Let me show you in an example of the Equity Bond method using Progressive Insurance (PGR) as an example.
Progressive Insurance Example
Progressive Insurance (PGR) is an amazing company for this type of valuation method. Let’s take a look at some of PGR’s characteristics.
PGR Book Value per Share
PGR has compounded its book value (or shareholder’s equity) tremendously over the past decade, especially over the past five years. PGR’s book value has grown over 211% in ten years, over 21% per year!
PGR has had a near-perfect ROE track record, only dipping below 15% during a couple of quarters over the last decade. To make things even better, the ROE has skyrocketed the past three years, surpassing 30% ROE.
PGR Earnings Yield
PGR is currently offering investors an 8% earnings yield (equity bond). This is an extremely attractive yield, especially with the 10 year treasury bond currently yielding less than 1%.
Additionally, PGR’s earnings yield has stayed above 4% over the entire last decade. This is proof that PGR has created solid earnings over time.
We will get into the fair price portion later on in the valuation process.
Calculating the Return
Here are the required inputs we need for the Equity Bond calculation:
Equity per Share: Found on the Balance Sheet as Shareholders Equity. To calculate it, take this number and divide it by the number of shares outstanding.
PGR’s current equity per share is $30.06.
Earnings per Share: Found on the Income Statement. Always use diluted EPS numbers.
PGR’s diluted TTM EPS is $8.62.
Dividend Payout Ratio: This is a calculation that shows the percentage of earnings the company is paying out as dividends. Most platforms will calculate this for you, but you can find out the payout ratio by dividing cash paid for dividends (found in the Cash Flow Statement) by net income.
PGR’s current dividend payout ratio is 34%.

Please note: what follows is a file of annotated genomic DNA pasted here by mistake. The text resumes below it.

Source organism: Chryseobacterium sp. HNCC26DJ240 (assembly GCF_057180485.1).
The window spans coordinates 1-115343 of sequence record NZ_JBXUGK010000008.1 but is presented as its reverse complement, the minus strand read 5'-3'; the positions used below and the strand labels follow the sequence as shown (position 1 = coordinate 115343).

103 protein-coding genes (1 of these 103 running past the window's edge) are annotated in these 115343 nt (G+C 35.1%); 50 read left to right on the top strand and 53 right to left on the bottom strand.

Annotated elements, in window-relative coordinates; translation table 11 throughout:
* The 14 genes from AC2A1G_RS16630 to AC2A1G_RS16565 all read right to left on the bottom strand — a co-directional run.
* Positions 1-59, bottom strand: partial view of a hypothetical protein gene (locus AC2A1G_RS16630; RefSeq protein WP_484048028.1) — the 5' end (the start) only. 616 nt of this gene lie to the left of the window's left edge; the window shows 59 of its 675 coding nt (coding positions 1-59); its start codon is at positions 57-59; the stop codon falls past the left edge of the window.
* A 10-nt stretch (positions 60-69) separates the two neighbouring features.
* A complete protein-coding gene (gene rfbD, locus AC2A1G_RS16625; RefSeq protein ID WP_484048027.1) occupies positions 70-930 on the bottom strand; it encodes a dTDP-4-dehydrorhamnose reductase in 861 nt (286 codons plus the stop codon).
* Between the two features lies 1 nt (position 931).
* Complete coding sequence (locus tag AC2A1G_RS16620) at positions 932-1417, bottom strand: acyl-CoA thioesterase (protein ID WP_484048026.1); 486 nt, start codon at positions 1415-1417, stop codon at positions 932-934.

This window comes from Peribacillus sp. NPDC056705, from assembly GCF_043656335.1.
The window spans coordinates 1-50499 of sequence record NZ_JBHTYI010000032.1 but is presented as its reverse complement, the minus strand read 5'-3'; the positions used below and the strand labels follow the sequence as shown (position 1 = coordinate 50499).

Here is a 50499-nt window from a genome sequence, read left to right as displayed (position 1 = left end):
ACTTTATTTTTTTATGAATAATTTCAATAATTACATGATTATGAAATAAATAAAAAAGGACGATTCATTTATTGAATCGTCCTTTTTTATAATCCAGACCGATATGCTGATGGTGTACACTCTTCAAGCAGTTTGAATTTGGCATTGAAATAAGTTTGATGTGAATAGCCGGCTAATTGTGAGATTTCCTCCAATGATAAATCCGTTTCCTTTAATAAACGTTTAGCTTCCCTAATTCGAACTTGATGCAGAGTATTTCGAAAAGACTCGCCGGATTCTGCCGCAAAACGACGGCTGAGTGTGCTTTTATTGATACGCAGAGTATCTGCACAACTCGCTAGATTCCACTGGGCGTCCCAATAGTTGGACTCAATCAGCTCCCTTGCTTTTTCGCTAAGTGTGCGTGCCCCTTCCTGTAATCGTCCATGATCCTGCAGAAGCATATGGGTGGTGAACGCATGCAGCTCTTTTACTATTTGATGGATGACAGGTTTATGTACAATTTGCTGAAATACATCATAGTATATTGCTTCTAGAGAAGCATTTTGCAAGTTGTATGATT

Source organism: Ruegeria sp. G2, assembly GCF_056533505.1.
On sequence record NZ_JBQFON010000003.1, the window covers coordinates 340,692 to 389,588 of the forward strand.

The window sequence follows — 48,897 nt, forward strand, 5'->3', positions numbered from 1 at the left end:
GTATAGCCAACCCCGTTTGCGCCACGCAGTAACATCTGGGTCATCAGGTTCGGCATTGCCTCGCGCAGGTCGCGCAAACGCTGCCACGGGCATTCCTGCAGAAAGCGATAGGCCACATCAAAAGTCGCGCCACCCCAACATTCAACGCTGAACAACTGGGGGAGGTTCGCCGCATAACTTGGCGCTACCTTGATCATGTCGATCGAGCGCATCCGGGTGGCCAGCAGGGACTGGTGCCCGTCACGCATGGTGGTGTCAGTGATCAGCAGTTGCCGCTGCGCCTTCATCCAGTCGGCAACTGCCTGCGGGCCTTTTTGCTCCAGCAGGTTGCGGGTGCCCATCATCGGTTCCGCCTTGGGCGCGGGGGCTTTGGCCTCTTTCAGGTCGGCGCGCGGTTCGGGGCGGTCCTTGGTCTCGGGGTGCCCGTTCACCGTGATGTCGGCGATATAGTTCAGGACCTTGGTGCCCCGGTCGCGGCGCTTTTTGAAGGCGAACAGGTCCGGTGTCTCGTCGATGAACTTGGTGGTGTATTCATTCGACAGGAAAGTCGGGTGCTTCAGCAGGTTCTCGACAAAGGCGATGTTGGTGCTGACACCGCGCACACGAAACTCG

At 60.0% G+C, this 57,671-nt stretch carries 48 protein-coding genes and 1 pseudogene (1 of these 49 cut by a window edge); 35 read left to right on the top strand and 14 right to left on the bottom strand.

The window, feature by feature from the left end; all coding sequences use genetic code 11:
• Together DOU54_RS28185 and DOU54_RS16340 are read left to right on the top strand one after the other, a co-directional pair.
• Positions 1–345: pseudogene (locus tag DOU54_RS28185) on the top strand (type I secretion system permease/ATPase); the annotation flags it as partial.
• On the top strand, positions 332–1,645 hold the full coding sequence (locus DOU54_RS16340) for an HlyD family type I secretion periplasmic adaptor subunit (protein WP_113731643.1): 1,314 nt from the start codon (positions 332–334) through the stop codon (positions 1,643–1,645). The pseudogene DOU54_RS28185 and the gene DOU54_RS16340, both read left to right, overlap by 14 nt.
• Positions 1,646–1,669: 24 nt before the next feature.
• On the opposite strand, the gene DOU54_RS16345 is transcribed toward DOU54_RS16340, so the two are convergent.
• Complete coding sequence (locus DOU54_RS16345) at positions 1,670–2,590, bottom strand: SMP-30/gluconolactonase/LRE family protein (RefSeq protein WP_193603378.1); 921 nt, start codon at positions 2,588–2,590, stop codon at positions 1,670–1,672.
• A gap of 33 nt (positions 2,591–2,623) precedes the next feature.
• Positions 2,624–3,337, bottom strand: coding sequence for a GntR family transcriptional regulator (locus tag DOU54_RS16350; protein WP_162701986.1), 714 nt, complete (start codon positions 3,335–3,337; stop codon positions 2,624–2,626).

Share Price: Current share price of the company.
PGR’s current share price is 98.88.
Estimated Price to Earnings (P/E) ratio: P/E is simply calculated as share price over earnings per share. A standard P/E ratio is 15, but it may help to calculate the historical P/E ratio of the company you are analyzing. This serves as a final calculation to determine the assessed stock price and what our return would be after 10 years.
We can see that PGR’s P/E has been consistently between 10 – 15 over the last decade. Let’s be conservative and use a P/E of 10 to assess the future stock price.
After inputting all the numbers, let’s see what the output looks like.
The Magic of Compounding
According to our calculations, PGR has an ROE of 29%. We can see that PGR will pay $2.90 (or 34%) of its $8.62 in earnings as a dividend. This will allow the company to retain $5.72 (or 66%) of its earnings to its equity base, which will be $35.78 per share the following year.
Additionally, that $5.72 of retained earnings gets added to our own per share investment base of $98.88, bringing it to $104.57. We are essentially looking at our own investment of $98.88 per share as our own equity base, and PGR gets to reinvest our retained earnings, thus increasing our Equity Bond yield.
Essentially, since PGR’s earnings are likely to increase each year, so will our Equity Bond yield.
The Ever Expanding Coupon
Now the key to this calculation is the ability of PGR to maintain its 29% ROE over time, which will deliver returns to shareholders. If PGR can manage to maintain that 29% ROE the following year on $35.78 of equity per share, then we can assess next year’s earnings to be $10.26 per share.
If PGR maintains its 34% payout ratio, then it will pay out $3.46 as a dividend and add $6.80 to its equity base. Our own per share investment increases to $104.57 from the retained earnings, which increases our earnings yield to 9.8%.